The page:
(This article belongs to the Special Issue Peripheral Nerve Regeneration: From Bench to Bedside)
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Open AccessReview The Glia Response after Peripheral Nerve Injury: A Comparison between Schwann Cells and Olfactory Ensheathing Cells and Their Uses for Neural Regenerative Therapies
Int. J. Mol. Sci. 2017, 18(2), 287; doi:10.3390/ijms18020287
Received: 4 December 2016 / Revised: 14 January 2017 / Accepted: 17 January 2017 / Published: 29 January 2017
Cited by 1 | PDF Full-text (2809 KB) | HTML Full-text | XML Full-text
Abstract
The peripheral nervous system (PNS) exhibits a much larger capacity for regeneration than the central nervous system (CNS). One reason for this difference is the difference in glial cell types between the two systems. PNS glia respond rapidly to nerve injury by clearing
[...] Read more.
The peripheral nervous system (PNS) exhibits a much larger capacity for regeneration than the central nervous system (CNS). One reason for this difference is the difference in glial cell types between the two systems. PNS glia respond rapidly to nerve injury by clearing debris from the injury site, supplying essential growth factors and providing structural support; all of which enhances neuronal regeneration. Thus, transplantation of glial cells from the PNS is a very promising therapy for injuries to both the PNS and the CNS. There are two key types of PNS glia: olfactory ensheathing cells (OECs), which populate the olfactory nerve, and Schwann cells (SCs), which are present in the rest of the PNS. These two glial types share many similar morphological and functional characteristics but also exhibit key differences. The olfactory nerve is constantly turning over throughout life, which means OECs are continuously stimulating neural regeneration, whilst SCs only promote regeneration after direct injury to the PNS. This review presents a comparison between these two PNS systems in respect to normal physiology, developmental anatomy, glial functions and their responses to injury. A thorough understanding of the mechanisms and differences between the two systems is crucial for the development of future therapies using transplantation of peripheral glia to treat neural injuries and/or disease. Full article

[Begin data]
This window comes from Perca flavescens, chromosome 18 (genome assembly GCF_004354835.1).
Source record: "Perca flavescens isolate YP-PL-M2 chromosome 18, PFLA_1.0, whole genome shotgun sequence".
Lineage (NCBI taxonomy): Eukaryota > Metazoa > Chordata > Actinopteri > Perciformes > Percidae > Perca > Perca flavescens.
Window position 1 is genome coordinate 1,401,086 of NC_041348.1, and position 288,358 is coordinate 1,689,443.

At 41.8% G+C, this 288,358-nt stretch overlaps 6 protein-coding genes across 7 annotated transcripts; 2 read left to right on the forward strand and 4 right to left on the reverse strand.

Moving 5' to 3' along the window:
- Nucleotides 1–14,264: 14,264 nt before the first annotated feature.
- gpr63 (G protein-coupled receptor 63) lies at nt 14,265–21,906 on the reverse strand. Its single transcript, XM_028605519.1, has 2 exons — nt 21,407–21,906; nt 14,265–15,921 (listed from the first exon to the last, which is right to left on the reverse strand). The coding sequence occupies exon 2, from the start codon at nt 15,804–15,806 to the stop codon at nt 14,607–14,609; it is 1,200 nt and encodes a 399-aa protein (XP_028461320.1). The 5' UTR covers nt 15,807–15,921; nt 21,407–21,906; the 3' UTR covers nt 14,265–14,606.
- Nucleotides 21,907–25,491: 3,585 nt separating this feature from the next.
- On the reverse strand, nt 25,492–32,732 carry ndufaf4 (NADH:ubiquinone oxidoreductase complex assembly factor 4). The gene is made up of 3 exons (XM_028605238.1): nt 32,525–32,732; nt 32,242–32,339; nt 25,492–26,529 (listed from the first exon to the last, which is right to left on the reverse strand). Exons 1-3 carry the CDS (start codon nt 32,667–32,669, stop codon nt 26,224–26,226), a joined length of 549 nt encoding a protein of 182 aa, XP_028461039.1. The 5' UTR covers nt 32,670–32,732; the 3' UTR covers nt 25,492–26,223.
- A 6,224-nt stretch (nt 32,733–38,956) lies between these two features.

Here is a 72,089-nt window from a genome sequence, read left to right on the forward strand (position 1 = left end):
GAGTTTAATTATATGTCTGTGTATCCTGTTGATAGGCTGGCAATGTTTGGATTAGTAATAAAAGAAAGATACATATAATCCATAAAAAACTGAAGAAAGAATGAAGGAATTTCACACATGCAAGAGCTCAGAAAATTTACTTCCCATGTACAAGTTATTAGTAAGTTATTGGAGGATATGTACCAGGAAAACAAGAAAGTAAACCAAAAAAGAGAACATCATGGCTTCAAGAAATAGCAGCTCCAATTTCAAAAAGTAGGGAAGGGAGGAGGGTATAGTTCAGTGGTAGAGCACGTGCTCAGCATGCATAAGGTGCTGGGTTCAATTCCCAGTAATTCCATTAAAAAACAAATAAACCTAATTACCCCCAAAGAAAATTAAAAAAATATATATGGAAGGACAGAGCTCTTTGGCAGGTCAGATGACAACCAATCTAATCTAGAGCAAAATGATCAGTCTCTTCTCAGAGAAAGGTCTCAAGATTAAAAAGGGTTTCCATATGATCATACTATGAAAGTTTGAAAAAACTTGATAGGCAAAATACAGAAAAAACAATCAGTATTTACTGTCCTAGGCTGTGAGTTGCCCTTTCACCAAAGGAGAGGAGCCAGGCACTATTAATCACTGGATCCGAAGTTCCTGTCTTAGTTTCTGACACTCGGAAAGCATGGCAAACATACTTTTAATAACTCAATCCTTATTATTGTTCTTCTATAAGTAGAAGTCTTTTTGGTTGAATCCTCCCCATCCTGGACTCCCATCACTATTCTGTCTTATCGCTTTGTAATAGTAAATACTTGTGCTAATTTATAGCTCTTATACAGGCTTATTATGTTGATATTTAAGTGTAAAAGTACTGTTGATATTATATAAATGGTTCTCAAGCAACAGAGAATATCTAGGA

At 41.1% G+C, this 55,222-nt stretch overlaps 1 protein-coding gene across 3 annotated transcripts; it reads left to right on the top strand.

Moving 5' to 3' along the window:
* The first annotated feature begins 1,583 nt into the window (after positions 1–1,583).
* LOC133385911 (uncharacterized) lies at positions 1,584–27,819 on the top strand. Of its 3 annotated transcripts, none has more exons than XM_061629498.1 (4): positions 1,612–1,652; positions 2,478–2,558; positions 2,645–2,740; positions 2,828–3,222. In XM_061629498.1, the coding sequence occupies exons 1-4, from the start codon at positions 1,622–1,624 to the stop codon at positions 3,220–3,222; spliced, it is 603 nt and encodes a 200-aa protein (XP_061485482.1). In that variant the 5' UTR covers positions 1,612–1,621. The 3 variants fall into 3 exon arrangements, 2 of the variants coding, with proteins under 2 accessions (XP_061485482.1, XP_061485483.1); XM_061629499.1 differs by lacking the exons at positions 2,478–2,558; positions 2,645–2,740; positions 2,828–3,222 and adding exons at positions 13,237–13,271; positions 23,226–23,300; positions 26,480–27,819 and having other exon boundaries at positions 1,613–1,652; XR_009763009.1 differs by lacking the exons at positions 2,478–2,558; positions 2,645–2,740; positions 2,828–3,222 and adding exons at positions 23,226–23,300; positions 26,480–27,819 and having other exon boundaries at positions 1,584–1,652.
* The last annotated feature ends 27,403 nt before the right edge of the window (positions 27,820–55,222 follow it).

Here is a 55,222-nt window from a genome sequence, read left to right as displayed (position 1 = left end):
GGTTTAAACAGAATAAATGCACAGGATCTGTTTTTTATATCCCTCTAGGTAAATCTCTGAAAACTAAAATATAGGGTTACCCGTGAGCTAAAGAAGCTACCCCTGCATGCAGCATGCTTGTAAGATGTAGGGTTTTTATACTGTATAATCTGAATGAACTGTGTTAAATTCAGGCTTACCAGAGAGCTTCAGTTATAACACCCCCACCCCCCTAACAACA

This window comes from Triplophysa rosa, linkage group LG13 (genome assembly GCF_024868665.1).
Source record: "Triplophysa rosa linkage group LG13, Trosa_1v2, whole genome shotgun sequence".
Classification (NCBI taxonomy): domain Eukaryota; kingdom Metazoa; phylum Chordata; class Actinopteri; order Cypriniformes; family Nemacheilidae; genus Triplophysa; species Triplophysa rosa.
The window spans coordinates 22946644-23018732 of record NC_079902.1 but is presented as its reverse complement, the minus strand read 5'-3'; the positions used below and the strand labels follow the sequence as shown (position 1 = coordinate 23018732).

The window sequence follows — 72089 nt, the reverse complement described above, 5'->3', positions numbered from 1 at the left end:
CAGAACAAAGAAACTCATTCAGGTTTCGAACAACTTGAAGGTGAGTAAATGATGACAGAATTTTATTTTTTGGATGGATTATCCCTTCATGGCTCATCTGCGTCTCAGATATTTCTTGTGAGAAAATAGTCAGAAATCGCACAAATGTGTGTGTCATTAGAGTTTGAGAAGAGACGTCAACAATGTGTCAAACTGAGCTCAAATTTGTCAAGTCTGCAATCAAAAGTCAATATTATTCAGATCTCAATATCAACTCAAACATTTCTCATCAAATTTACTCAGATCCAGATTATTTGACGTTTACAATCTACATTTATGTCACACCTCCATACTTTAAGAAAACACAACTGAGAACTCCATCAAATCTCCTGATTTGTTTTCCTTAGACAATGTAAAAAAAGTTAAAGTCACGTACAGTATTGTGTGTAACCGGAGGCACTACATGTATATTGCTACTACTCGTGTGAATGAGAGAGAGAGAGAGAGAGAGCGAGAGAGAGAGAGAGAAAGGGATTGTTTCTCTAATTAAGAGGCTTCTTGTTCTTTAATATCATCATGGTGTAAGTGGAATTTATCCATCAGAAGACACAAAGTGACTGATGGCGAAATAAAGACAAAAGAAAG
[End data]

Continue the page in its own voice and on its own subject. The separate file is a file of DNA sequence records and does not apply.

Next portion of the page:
(This article belongs to the Special Issue Peripheral Nerve Regeneration: From Bench to Bedside)
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Open AccessReview Stem Cell Transplantation for Peripheral Nerve Regeneration: Current Options and Opportunities
Int. J. Mol. Sci. 2017, 18(1), 94; doi:10.3390/ijms18010094
Received: 15 December 2016 / Revised: 26 December 2016 / Accepted: 27 December 2016 / Published: 5 January 2017
Cited by 4 | PDF Full-text (426 KB) | HTML Full-text | XML Full-text
Abstract